The price of Premium Motor Spirit (PMS) or petrol will not drop significantly even when Nigeria begins to refine most of the crude oil it consumes, according to Minister of Finance, Budget and National Planning, Zainab Ahmed and Minister of State for Petroleum Resources Timipre Sylva.

Nigeria's refineries have been moribund for years, meaning that Africa's number one oil producer has to export crude oil for processing and import the finished products.

The 650,000-barrels-per-day Aliko Dangote refinery in the Lekki area of Lagos is set to commence operations next year, with Nigerians hoping that this would drive down the pump price of petrol in a recently deregulated market.

Not so fast, says Ahmed.

“The Dangote refinery is sitting within an Export Processing Zone so they are insulated from that.

"When we buy fuel from Dangote, we will be buying fuel at the international market price. The only savings that we will be making is the savings of freight which is shipping,” Ahmed said on an NTA breakfast programme, according to a report by Punch.

Ahmed said deregulation will however open up the petroleum sector for more private players, a development she says will benefit Nigeria in the long run.

The Minister of Finance, Budget and National Planning, Zainab Shamsuna Ahmed [Twitter/@ZShamsuna]
The Minister of Finance, Budget and National Planning, Zainab Shamsuna Ahmed [Twitter/@ZShamsuna]

“What we are doing is enabling the petroleum sector to actually grow. There have been a number of refineries that have been licensed for several years. None of them was willing to start refining under the regime that we had where fuel was controlled.

“But we will still have landing cost; labour cost and the marketers will still have to put a margin.

"These refineries being those that are supposed to have come to operate can now come in because they are assured that when they produce, they can sell at market rate and recover their investments and make some reasonable profits,” she said.

She added that, “it will mean more refineries will open, they will employ people and fuel will be available in different parts of the country and not just relying on the government refineries.

President of the Dangote Group, Mr Aliko Dangote, Minister of State for Petroleum Resources, Chief Timipre Sylva and Group Managing Director of NNPC, Malam Mele Kyari during the inspection tour of the Dangote Refinery facility. [Twitter/@NNPCgroup]
President of the Dangote Group, Mr Aliko Dangote, Minister of State for Petroleum Resources, Chief Timipre Sylva and Group Managing Director of NNPC, Malam Mele Kyari during the inspection tour of the Dangote Refinery facility. [Twitter/@NNPCgroup]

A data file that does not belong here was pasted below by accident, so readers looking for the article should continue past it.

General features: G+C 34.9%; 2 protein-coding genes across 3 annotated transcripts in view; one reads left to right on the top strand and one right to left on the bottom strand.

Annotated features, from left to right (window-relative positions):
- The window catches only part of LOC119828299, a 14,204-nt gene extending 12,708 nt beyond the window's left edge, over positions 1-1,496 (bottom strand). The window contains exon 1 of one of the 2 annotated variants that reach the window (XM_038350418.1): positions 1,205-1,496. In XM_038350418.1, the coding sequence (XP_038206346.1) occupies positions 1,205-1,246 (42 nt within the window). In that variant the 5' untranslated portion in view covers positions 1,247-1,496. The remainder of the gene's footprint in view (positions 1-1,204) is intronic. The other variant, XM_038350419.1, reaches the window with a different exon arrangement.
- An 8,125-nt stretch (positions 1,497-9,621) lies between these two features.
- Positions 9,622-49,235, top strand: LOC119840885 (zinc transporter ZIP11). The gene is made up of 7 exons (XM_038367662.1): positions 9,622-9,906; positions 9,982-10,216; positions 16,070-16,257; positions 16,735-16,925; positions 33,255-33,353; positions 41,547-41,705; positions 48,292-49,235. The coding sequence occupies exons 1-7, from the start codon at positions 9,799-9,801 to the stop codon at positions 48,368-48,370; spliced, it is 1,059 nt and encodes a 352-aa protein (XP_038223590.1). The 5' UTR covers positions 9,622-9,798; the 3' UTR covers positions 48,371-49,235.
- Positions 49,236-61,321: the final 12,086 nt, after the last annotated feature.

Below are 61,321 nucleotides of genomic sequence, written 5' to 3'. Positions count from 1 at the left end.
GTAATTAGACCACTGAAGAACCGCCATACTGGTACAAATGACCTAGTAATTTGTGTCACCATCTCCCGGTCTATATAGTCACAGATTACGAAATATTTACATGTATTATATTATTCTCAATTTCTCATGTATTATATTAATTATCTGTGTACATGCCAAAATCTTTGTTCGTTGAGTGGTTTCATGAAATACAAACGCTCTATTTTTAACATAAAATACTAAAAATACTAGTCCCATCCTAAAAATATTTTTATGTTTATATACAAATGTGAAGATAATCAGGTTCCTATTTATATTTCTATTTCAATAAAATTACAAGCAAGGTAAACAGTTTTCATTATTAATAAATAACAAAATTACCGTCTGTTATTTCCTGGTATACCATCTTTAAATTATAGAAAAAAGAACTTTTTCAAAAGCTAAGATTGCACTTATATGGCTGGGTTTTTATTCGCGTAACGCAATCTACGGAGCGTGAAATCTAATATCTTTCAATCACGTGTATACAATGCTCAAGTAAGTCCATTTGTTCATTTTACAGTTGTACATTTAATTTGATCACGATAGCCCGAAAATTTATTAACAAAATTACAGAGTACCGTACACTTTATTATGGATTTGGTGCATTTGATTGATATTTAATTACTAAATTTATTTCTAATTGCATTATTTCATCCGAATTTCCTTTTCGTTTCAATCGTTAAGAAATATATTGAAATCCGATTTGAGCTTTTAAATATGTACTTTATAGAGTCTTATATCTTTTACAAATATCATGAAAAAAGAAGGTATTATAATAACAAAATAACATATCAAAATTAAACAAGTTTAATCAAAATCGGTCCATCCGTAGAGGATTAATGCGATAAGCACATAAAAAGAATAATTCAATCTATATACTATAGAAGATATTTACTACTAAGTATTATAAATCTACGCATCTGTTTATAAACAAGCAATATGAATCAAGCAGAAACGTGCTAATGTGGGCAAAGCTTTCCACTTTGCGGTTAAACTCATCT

“Those refineries are old and even if we turn them around, we will not be able to operate them at optimal capacity, so while the NNPC is trying to rehabilitate them, we also need to encourage the private sector refineries to come on stream and even state governments that have the capacity.”

Petroleum Resources Minister Sylva said the pump price of petrol will not drop significantly even if Nigeria is refining crude oil locally.

Minister of State for Petroleum, Timipre Sylva (Punch)
Minister of State for Petroleum, Timipre Sylva (Punch)

He said the major determinant of the cost of petrol is crude oil and as long as it remains high in the international market, the cost of petrol at the local gas station will not drop.

“For now, our supply is coming mostly from imports as we all know. And that doesn’t really have an impact on the price as people would think,” Sylva said.

“The only difference that would happen if our supply was coming from in-country would have been the freight price.

"But whether it is coming from outside or coming from within, it will be about the same cost because when you import, the only difference is that you will have to pay the freight.

“But it is the same cost of crude and whether you are refining or not, you will have to pay the market price for the crude.”

President Muhammadu Buhari during an extra-ordinary virtual meeting. [Twitter@BashirAhmaad]
President Muhammadu Buhari during an extra-ordinary virtual meeting. [Twitter@BashirAhmaad]

The pump price of petrol in Nigeria went from N145/liter to N162/liter on September 1, with President Muhammadu Buhari clearly stating afterwards that his administration can no longer afford to subsidise the product.

A cross section of Nigerians have kicked against the new price regime and there have been a handful of street protests to boot.